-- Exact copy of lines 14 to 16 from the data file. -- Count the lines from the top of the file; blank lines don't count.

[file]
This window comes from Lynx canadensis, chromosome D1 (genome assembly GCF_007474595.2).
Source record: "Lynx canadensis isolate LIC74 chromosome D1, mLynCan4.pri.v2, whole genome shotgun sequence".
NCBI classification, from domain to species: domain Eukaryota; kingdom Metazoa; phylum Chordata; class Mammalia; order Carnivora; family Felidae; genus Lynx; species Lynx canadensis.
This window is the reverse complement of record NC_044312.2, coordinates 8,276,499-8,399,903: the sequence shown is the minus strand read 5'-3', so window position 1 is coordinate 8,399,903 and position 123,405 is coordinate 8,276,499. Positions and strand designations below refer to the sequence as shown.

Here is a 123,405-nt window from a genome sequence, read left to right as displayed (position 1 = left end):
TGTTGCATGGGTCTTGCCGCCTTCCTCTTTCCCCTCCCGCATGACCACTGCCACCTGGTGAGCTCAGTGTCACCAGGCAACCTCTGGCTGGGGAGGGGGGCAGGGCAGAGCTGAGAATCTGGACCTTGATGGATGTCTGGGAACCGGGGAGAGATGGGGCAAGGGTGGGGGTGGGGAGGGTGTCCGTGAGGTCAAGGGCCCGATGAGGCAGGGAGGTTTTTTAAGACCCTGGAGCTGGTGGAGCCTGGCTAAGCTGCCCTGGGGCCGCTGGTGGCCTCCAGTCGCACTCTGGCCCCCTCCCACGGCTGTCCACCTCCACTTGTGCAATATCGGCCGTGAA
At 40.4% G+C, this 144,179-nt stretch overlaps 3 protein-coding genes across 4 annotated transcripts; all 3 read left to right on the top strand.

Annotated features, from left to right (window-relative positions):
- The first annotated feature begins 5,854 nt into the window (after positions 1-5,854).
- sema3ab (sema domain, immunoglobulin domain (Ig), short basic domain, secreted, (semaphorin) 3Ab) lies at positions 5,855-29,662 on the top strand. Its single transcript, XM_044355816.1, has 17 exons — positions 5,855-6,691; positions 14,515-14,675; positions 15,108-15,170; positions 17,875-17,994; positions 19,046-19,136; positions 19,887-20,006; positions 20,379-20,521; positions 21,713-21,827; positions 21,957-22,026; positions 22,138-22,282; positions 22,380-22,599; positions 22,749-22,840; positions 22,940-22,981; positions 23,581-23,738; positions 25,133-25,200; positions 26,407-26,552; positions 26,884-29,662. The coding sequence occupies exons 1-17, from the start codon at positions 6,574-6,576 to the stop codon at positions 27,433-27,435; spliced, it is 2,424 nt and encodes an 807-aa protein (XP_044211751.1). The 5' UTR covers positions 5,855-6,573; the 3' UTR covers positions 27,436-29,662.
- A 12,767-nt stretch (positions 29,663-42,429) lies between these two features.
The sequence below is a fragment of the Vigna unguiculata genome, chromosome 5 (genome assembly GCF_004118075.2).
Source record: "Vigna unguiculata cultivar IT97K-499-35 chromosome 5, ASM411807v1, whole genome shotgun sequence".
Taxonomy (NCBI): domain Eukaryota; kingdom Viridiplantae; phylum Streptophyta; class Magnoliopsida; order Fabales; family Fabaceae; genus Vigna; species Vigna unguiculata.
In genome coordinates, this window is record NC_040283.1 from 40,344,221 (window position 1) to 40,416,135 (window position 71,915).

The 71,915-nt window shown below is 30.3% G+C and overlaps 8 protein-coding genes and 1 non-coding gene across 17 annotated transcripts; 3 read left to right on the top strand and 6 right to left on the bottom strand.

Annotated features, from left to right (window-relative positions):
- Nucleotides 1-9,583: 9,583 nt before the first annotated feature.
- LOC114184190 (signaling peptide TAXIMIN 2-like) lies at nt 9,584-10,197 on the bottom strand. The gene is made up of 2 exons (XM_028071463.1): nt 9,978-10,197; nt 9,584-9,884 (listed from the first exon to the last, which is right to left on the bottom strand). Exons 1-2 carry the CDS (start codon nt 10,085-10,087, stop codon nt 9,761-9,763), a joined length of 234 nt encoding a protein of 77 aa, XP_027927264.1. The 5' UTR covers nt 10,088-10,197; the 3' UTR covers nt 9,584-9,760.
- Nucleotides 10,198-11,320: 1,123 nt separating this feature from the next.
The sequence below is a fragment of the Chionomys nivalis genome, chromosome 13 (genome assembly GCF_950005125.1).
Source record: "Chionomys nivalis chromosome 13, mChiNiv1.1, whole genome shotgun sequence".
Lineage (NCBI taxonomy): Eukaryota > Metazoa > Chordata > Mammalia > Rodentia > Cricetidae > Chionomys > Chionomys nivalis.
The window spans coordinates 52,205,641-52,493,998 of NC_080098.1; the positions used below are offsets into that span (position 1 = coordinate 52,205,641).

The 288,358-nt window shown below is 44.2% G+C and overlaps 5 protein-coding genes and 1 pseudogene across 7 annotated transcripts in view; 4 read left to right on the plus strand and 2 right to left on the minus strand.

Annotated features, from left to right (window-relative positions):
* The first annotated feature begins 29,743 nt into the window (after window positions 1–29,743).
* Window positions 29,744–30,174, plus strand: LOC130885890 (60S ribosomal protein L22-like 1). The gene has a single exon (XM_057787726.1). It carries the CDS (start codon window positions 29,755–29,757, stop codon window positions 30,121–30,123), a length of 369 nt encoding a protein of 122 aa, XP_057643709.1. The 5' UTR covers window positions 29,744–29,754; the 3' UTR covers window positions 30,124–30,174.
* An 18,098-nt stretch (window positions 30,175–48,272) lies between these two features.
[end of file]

Taxonomy (NCBI): domain Eukaryota; kingdom Viridiplantae; phylum Streptophyta; class Magnoliopsida; order Fabales; family Fabaceae; genus Vigna; species Vigna unguiculata.
In genome coordinates, this window is record NC_040283.1 from 40,344,221 (window position 1) to 40,416,135 (window position 71,915).

The 71,915-nt window shown below is 30.3% G+C and overlaps 8 protein-coding genes and 1 non-coding gene across 17 annotated transcripts; 3 read left to right on the top strand and 6 right to left on the bottom strand.